(Isaiah 43:16-21; Psalm 126; Philippians 3:4b-14; Johns 12:1-8)
The title of this sermon is, “Faithful Discernment.” We talk in Christianity about discernment a lot, so it’s useful to review its definition. The dictionary definition that I like is, “The quality of being able to grasp and comprehend what is obscure.” This is the perfect definition for the discernment necessary in the scene from the Gospel According to John today. In this scene, Jesus is at the home of Mary, Martha, and Lazarus, who Jesus’ had raised from the dead a chapter earlier. A dinner is being given in Jesus’ honor. Martha is serving – of course, because that’s what Martha does – and Lazarus is reclining at the table with Jesus. Mary enters the scene with a pint of pure nard, which is an expensive perfume. She pours the nard on Jesus’ feet and wipes his feet with her hair. The house is filled with the fragrance of the perfume. It is an extravagant act of devotion. (Like Martha with her serving, Mary is true to form with her devotional act.)
Now Judas enters the scene. With righteous indignation, he exclaims, “Why wasn’t this perfume sold and the money given to the poor? It was worth a year’s wages” (12:5). Those of us reading the passage are given information about Judas to help us discern whether his indignation is truly righteous. We are told, “[Judas] did not say this because he cared about the poor but because he was a thief; as keeper of the money bag, he used to help himself to what was put into it” (6). We readers, two millennia later, know what is really going on with Judas, but those present at the time the scene took place don’t know. Judas appears to have a good point. After all, Jesus preached repeatedly about taking care of “the least of these,” such as the poor, the outcast, the ill, the imprisoned, etc. Those present could have bought into what he said. Why was Mary wasting resources on Jesus’ feet? Why did Jesus let her waste resources in this way? Judas’ words cast doubt on the character and motivation of both Mary and Jesus.
This is where we add the word “faithful” to the word “discernment.” In order to correctly “grasp and comprehend what is obscure,” we need to be faithful, meaning we need to be true to our faith in Jesus and true to our status as his disciples. We need to be paying attention to the Holy Spirit, who Jesus said would lead us “into all truth” (Jn 16:3), in order to “grasp and comprehend” what the truth is of any particular situation. Discernment requires faithfulness.
In the situation described in the Gospel According to John today, Jesus reveals that Mary is the truly faithful disciple when he responds, “Leave her alone. It was intended that she should save this perfume for the day of my burial. You will always have the poor among you, but you will not always have me” (Jn 12:7-8). Mary has perceived – consciously or unconsciously – that Jesus’ death is approaching and has decided to use the perfume purchased for the day of his burial to anoint him that day, at that meal. Her action foreshadows what is to come, indicating that Jesus is, indeed, the Pashcal Lamb, both suffering and triumphant, who will take away the sins of the world (Jn 1:9). Mary, who seems to be an unnecessarily extravagant and wasteful disciple, is actually faithful, while Judas, who seems to be a righteously indignant disciple, is actually a self-serving hypocrite. In other words, things are not what they seem. It takes faithful discernment to grasp and comprehend what is actually going on. Jesus and Mary have that faithful discernment; the others do not.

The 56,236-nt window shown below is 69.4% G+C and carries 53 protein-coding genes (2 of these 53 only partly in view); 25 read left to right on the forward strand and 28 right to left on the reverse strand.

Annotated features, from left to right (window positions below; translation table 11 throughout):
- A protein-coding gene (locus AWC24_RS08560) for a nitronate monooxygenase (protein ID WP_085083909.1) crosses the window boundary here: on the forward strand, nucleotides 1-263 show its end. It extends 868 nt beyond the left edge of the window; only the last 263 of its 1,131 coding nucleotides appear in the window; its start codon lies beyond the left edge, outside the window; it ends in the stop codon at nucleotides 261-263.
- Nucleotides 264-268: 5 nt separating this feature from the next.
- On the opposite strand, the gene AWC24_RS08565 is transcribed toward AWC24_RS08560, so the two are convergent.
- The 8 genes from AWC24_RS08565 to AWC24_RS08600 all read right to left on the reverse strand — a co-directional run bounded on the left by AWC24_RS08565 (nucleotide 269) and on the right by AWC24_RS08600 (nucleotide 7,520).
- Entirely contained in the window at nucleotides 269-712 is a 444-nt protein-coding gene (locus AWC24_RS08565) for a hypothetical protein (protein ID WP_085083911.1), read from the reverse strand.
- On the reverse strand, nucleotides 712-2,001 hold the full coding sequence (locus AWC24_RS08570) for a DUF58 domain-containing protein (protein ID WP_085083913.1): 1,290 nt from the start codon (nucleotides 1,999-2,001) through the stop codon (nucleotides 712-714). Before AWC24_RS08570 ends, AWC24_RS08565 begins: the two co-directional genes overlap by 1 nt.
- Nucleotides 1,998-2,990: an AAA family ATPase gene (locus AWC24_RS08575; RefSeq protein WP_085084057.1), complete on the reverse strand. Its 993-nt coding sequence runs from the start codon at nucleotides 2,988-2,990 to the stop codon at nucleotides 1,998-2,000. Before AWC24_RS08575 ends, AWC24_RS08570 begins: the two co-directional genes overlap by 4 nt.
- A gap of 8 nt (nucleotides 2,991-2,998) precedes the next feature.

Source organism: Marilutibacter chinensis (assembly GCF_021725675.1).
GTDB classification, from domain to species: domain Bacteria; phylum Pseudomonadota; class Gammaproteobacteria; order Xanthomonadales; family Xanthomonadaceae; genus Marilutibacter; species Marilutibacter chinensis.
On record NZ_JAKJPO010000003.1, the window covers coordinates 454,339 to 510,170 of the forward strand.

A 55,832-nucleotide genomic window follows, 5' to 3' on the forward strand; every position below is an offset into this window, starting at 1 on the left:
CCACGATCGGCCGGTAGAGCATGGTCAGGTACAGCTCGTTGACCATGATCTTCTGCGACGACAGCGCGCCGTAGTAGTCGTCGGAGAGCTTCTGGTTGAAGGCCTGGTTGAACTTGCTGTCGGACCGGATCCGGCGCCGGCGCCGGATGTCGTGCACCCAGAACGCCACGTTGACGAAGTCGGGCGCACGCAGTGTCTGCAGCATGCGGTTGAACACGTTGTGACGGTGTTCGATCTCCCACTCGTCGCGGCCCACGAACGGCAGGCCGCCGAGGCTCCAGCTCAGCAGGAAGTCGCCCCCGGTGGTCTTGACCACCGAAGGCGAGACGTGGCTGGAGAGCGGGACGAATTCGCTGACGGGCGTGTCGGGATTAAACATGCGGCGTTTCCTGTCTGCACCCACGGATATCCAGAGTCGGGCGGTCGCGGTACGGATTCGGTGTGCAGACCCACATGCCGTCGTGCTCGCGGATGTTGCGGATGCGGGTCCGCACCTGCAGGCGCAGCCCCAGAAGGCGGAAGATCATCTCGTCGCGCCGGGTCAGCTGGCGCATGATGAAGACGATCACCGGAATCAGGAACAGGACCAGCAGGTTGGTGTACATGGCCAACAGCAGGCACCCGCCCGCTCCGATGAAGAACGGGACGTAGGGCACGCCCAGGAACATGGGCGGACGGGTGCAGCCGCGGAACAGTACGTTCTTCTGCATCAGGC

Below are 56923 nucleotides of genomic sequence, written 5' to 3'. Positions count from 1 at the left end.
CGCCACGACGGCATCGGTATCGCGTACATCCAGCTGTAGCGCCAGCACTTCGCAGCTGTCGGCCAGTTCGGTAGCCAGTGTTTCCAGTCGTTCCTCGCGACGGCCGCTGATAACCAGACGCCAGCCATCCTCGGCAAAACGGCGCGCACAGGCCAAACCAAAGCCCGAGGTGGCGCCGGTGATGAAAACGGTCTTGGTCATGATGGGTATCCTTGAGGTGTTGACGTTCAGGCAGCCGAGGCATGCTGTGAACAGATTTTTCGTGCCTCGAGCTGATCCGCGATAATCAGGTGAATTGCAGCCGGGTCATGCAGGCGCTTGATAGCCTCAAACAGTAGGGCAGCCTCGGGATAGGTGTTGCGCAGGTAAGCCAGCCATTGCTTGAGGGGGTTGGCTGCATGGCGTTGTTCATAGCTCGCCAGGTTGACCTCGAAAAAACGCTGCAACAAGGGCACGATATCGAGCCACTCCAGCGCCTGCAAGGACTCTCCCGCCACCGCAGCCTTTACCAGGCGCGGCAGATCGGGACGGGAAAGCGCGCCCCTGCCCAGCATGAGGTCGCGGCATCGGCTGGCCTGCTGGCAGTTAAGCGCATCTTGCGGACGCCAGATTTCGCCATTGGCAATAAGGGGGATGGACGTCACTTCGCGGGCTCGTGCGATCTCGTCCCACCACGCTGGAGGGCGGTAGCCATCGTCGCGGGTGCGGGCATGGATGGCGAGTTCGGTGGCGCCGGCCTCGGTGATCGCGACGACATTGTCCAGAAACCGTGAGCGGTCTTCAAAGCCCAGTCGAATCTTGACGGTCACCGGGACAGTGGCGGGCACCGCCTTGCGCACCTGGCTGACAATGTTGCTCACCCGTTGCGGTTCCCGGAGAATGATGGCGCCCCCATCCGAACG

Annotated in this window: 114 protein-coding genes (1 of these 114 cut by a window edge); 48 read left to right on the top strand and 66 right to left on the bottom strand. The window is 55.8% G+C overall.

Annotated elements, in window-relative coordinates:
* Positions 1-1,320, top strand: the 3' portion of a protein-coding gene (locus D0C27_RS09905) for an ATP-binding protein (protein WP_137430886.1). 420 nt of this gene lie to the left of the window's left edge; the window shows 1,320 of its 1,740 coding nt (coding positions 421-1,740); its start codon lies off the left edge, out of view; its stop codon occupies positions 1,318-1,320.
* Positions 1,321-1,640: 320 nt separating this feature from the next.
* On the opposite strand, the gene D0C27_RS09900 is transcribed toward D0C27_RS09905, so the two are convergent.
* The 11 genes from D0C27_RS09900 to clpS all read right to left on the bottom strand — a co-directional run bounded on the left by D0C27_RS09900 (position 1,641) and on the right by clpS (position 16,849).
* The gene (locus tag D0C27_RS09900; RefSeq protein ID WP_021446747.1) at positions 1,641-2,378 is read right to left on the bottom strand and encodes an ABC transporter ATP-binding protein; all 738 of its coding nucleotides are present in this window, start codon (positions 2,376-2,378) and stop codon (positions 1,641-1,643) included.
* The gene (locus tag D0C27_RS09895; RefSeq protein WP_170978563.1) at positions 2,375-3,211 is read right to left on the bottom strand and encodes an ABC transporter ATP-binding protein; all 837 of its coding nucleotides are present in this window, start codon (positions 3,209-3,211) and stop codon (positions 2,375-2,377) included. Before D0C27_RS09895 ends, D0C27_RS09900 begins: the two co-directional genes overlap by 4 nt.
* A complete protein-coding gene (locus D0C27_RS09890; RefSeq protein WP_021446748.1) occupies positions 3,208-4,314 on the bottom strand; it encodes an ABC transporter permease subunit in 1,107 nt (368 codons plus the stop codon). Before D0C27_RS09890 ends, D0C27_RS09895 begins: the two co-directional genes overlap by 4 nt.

There are, obviously, underlying theological themes in the gospel reading. The two that spring to mind easily as Mary anoints Jesus’ feet are Jesus as the Pascal Lamb and the extravagance of God’s love. But I want to focus on the theme of faithful discernment. Faithful discernment is required of disciples every day as we go about living our lives in a world that presents us with self-serving hypocrites clothed in righteous indignation and faithful disciples clothed in extravagant wastefulness (or some other seemingly sinful thing). Just because someone is righteously indignant does not mean that they are faithful disciples. They might be faithful disciples, but they might not be. Things are not always what they seem to be. And, just because someone seems to be extravagantly wasteful (or sinful in some other way) does not mean that they are not faithful disciples. They might be unfaithful, but they might be faithful. Judas appeared to be a prophet calling the disciples to righteous generosity to the poor, but he was a self-serving hypocrite. Mary appeared to be extravagantly wasteful, but she was the true prophet that day, calling the disciples to the truth of who Jesus was and what he would soon endure. It takes faithful discernment to grasp and comprehend what is really going on. God calls us to faithful discernment in a world in which things are often not what they seem to be. We must “test the spirits” (1 Jn 4:1) as we go about living our lives. May we do so faithfully, guided by the Holy Spirit and our love of the one who is the Way, the Truth, and the Life. Amen.
Sermon preached by the Rev. Amy Johnson, Canton Community Baptist Church, Canton, CT, Sunday, April 3, 2022, the Fifth Sunday in Lent.
The image used in this post is from https://www.wikiwand.com/en/Anointing_of_Jesus. Author unknown. Image in the public domain.